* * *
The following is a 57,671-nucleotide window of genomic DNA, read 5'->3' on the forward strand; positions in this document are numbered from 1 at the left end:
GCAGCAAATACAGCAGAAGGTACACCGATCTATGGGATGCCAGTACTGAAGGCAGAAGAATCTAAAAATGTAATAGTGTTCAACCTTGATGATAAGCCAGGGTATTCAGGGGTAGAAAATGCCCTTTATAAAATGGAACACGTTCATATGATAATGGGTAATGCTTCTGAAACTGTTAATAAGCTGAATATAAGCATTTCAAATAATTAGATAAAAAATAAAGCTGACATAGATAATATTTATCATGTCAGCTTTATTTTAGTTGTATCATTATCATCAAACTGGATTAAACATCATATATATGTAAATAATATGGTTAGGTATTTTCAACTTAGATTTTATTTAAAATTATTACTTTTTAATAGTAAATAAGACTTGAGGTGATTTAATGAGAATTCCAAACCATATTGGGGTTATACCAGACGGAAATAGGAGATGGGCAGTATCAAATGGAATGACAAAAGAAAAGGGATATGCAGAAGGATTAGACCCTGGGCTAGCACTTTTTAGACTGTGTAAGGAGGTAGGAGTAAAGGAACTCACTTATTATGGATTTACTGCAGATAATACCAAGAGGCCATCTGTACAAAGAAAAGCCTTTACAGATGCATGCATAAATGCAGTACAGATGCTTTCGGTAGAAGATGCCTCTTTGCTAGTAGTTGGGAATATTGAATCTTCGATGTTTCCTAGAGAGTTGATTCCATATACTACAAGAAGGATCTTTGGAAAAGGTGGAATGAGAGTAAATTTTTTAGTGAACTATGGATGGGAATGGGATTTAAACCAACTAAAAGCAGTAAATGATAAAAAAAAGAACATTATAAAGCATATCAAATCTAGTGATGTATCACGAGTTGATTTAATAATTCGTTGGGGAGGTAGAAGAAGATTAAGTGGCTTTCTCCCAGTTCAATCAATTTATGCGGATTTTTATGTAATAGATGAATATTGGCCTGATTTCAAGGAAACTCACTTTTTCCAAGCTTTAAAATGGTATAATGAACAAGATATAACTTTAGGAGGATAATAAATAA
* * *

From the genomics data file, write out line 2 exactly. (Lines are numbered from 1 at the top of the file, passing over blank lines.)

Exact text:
GCAGCAAATACAGCAGAAGGTACACCGATCTATGGGATGCCAGTACTGAAGGCAGAAGAATCTAAAAATGTAATAGTGTTCAACCTTGATGATAAGCCAGGGTATTCAGGGGTAGAAAATGCCCTTTATAAAATGGAACACGTTCATATGATAATGGGTAATGCTTCTGAAACTGTTAATAAGCTGAATATAAGCATTTCAAATAATTAGATAAAAAATAAAGCTGACATAGATAATATTTATCATGTCAGCTTTATTTTAGTTGTATCATTATCATCAAACTGGATTAAACATCATATATATGTAAATAATATGGTTAGGTATTTTCAACTTAGATTTTATTTAAAATTATTACTTTTTAATAGTAAATAAGACTTGAGGTGATTTAATGAGAATTCCAAACCATATTGGGGTTATACCAGACGGAAATAGGAGATGGGCAGTATCAAATGGAATGACAAAAGAAAAGGGATATGCAGAAGGATTAGACCCTGGGCTAGCACTTTTTAGACTGTGTAAGGAGGTAGGAGTAAAGGAACTCACTTATTATGGATTTACTGCAGATAATACCAAGAGGCCATCTGTACAAAGAAAAGCCTTTACAGATGCATGCATAAATGCAGTACAGATGCTTTCGGTAGAAGATGCCTCTTTGCTAGTAGTTGGGAATATTGAATCTTCGATGTTTCCTAGAGAGTTGATTCCATATACTACAAGAAGGATCTTTGGAAAAGGTGGAATGAGAGTAAATTTTTTAGTGAACTATGGATGGGAATGGGATTTAAACCAACTAAAAGCAGTAAATGATAAAAAAAAGAACATTATAAAGCATATCAAATCTAGTGATGTATCACGAGTTGATTTAATAATTCGTTGGGGAGGTAGAAGAAGATTAAGTGGCTTTCTCCCAGTTCAATCAATTTATGCGGATTTTTATGTAATAGATGAATATTGGCCTGATTTCAAGGAAACTCACTTTTTCCAAGCTTTAAAATGGTATAATGAACAAGATATAACTTTAGGAGGATAATAAATAA